Ben Hurst  4:54  

How does it feel? How does it feel to like, be a part of something like that or to lead something like What’s the,

Mary Anne Hitt  5:01  

you know, I’ve been thinking about this recently because I, I left the Sierra Club a year ago. And so I’ve been kind of reflecting back. And I feel like when you’re in the middle of something like that, you don’t always realise that you’re in the middle of something historic, because you’re so busy doing it, right. And so we’re so busy. You know, a lot of these coal plants, were making people sick. You know, they were like giving kids asthma in the neighbourhoods, they were releasing this toxic coal ash into the water. And so you’re running around visiting people learning about the struggles that they’re having with pollution, you’re trying to get decision makers to listen to you. But I would say the main thing that I always took away was working with people, and working with folks on the ground who, again, are living with pollution, who are David and Goliath really taking on these incredibly powerful industries and being a small part of be able to help them when helping David beat Goliath and seeing it happening again and again. And again, coal plant after a coal plant after coal plant. It just gave me a huge appreciation for how much is possible and how much we actually can change the world.

Ben Hurst  6:01  

Right? I think somebody from the outside looking in, as we’ve been saying, as you’d like to say, from from somebody like a normal civilian, I think especially at the beginning of this whole, like podcasting journey and learning about the climate crisis and what’s going on. This felt unachievable, like the whole thing felt like it, this is an impossible task, we’re destined to fail. It’s so nice to hear like a story of like, a real success like that. And that’s like, tangible success, right? Not just like, oh, yeah, the date has changed, or like we’ve done, but like real lives, real people, real climate change, like impacted in real ways, which is like incredible. Good job.

Mary Anne Hitt  6:51  

Me and many, many other people, on behalf of all them. Thank you.

Maryam Pasha  6:56  

I want to take us back 10 years ago, then, because I do think that right now, because of the work that you guys have done. People think about Colin, I think yeah, was this like yesterday’s news? Yeah. Which is a testament to the work, right? Isn’t the mindset shift. But I want to, I want you, if you can take us to a decade ago, you gave us a top line numbers about how much coal was being used. But what was the attitude like, like, did you when you start when you when you in this campaign started? Did it really feel like you were trying to move a mountain,

Mary Anne Hitt  7:29  

it absolutely felt like we were trying to move a mountain. And actually, what brought me into this was trying to save mountains, because the coal industry was blowing them up. And Appalachia, and I’m from Appalachia, I live in West Virginia now. And and the coal industry was literally trying to blow up mountains. They weren’t trying, they were blowing up, they blew up hundreds of mountains across Appalachia to

Maryam Pasha  7:53  

because I don’t think people really understand what coal comes from, I have to tell you, I just had no idea I just assumed it was in the ground, you went down and got it,

Mary Anne Hitt  7:59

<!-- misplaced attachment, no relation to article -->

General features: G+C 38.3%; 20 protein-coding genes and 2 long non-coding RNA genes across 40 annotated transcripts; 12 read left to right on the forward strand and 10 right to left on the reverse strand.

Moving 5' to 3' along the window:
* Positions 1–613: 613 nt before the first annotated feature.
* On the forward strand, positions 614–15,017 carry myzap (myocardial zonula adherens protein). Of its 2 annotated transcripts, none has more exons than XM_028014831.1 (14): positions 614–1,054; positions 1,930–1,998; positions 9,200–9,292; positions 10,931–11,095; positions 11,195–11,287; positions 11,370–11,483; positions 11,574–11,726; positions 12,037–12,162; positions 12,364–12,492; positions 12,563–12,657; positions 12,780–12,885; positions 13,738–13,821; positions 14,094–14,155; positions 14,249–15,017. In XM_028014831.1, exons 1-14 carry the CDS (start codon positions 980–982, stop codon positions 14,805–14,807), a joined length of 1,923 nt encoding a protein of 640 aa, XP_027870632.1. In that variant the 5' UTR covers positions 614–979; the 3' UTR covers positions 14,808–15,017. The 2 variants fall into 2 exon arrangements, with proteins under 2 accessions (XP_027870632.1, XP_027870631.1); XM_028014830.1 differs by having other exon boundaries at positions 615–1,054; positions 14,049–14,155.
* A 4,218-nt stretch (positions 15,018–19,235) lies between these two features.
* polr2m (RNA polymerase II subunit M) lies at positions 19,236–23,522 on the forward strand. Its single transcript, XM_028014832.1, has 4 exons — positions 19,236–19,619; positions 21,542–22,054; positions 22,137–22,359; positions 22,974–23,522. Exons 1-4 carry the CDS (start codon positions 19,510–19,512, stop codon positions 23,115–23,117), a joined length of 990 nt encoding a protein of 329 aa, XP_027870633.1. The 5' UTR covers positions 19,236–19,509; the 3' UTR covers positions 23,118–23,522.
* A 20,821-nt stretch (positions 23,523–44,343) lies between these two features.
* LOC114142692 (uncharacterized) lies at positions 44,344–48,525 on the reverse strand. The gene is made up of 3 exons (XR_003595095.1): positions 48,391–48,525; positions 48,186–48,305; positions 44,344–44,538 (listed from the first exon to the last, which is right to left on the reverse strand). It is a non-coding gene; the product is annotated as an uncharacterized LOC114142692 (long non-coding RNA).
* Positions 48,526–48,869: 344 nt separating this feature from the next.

which historically was what they did. But they have the coal is in the mountain like layers in a cake. And so they would this was a cheaper way to get the coal because it required fewer people. And so they would drill a bunch of explosives, blow up the rock, to scrape off the coal layer, drill down into the next layer of rock shovel that into the valleys and literally flattened hundreds of mountains in Appalachia. So that was happening. And we were I was working with grass, grassroots folks trying to stop it. And there was this one new coal fired power plant that was proposed in this in the same region. So we started working to just try to stop this one new coal plant because we thought if they build this, then they’re gonna have all the more reason to keep blowing mountains. And it turned out it was one of 200 new coal fired power plants that were proposed in the US in this sort of George W. Bush era, early 2000s. And there were people fighting them all over the place, grassroots people, and we all kind of found each other and got connected and started learning from each other. And we stopped 200 coal plants from being built in the United States. And had they been built. Obviously, the we’d have been locked into this most polluting energy source for another 50 years, and there would have been no space for clean energy, the world would be a very different place. And the climate outlook will be they’re very different and doing all that we learned we could win. And we learned how the decisions got made. And so we then went, we realised Oh, well, if we can stop these, you know, 200 coal plants, there’s 530 existing coal plants, and let’s use what we’ve learned and try to try to start retiring those and to back to your question. What was it like people thought we were crazy. I mean, people thought it was impossible, right? Because if you think back to 2008, Barack Obama was running for president. Part of his platform was supporting clean coal. This was a phrase a marketing phrase from the coal industry that people were using all the time. The coal industry was making half of our electricity. People said if you if we transition anything the light It’ll go out and people’s electricity bills will go up. And so it was seen as just a wild, impossible thing to try to attempt when we sat down set on this course, a decade ago. I was like goosebumps.